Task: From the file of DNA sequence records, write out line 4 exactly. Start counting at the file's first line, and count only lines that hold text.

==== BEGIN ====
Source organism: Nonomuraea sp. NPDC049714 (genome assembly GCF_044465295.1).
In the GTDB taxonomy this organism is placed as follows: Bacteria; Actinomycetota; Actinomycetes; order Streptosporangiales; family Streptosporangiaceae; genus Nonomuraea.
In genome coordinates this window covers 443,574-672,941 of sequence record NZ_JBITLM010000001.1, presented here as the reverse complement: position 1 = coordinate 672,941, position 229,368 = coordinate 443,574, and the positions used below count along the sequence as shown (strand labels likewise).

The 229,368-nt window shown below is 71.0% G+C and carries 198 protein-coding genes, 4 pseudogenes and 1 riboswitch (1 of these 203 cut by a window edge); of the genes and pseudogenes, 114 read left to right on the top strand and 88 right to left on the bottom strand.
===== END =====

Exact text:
The 229,368-nt window shown below is 71.0% G+C and carries 198 protein-coding genes, 4 pseudogenes and 1 riboswitch (1 of these 203 cut by a window edge); of the genes and pseudogenes, 114 read left to right on the top strand and 88 right to left on the bottom strand.